Parents of child actors may find themselves at a loss when they first start talking with casting directors and others in the industry. Show business has its own “inside baseball” language. You’ll feel comfortable discussing auditions and bookings for your child with industry insiders once you learn a few terms.
Before you start:
Breakdown: A project description that provides important information about the people involved such as the directors, casting directors, and producers as well as estimated start date and production location. You’ll see a synopsis of the storyline and descriptions of all the characters and roles in the script.
Local hire: An actor who lives close to the production shooting. Hiring a local actor reduces costs for travel, housing and daily expenses.
Triple Threat: An actor or actress who can act, sing dance and act. This is a term usually used about performers in musical theatre.
Type casting: Equating performers with the “look” of the character.
Getting an audition:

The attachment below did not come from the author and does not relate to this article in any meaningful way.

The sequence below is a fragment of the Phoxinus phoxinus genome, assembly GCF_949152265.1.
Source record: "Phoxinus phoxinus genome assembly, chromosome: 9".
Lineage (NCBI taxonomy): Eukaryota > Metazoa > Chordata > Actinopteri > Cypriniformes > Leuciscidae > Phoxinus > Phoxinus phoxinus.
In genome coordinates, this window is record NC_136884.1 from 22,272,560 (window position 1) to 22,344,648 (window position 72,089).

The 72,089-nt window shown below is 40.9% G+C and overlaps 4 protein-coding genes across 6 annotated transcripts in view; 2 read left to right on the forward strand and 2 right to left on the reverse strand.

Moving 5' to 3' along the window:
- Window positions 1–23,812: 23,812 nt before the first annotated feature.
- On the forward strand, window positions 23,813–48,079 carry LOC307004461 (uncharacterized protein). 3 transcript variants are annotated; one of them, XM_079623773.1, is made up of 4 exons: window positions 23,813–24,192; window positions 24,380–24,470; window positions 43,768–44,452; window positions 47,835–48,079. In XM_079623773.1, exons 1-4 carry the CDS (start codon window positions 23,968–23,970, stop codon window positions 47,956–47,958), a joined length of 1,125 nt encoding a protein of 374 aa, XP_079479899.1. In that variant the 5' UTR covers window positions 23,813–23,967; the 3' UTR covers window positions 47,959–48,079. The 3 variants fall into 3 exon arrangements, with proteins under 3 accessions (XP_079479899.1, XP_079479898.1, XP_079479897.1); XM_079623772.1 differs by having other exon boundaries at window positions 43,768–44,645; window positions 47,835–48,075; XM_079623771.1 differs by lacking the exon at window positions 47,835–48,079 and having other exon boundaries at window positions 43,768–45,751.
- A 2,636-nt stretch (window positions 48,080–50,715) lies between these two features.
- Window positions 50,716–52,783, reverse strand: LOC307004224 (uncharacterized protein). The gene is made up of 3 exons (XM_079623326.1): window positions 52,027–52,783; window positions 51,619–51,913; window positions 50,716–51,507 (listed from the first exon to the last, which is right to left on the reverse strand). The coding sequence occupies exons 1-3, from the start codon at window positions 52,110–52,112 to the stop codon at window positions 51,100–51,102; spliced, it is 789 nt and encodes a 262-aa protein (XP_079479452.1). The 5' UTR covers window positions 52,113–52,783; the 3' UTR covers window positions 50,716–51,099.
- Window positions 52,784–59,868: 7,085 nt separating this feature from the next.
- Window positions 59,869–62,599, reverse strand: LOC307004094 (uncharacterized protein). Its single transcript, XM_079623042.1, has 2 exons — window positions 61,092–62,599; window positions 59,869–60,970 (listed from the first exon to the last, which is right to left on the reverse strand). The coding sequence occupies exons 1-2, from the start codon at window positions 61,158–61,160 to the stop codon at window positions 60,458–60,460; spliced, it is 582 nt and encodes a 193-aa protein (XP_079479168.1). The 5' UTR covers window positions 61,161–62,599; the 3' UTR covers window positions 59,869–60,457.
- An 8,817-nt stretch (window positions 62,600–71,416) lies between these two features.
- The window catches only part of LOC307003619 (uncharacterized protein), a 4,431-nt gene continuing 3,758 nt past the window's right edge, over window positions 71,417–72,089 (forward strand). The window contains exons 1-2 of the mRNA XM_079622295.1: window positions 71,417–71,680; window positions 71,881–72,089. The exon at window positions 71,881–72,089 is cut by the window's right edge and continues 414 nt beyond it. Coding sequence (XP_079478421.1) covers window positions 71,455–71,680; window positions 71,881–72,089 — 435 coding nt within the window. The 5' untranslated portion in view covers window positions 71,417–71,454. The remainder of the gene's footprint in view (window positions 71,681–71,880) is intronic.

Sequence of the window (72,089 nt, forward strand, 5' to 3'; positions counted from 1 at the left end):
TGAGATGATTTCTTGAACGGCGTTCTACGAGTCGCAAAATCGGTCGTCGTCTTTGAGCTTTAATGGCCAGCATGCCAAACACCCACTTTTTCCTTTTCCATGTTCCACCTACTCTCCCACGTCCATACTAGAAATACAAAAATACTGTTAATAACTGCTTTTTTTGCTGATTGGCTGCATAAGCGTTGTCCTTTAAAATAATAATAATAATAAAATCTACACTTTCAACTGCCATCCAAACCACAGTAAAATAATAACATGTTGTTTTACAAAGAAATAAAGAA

Open call: An interview or audition open to anyone.
Slate: Performers who have been called in for on-camera auditions should be prepared to deliver a slate of information that introduces themselves. The info would include their name, age, sometimes height, hometown and agency.
Sides: Pages or scenes from a script that showcase a specific character. Performers who are chosen to audition for the character will use these pages of dialogue.
Cold read: Reading aloud a scene or sides with little or no rehearsal at an audition.
Getting Closer to the Job:
Callback: A second or additional audition after an initial interview or audition.
Booking: Getting hired for the job.
Extra Useful Stuff:
Copy: A commercial or voice over script.
Improvisation: Developing improvisational skills can be useful to actor. This form of theatre, often comedy, involved unplanned or unscripted performance created spontaneously by the performers.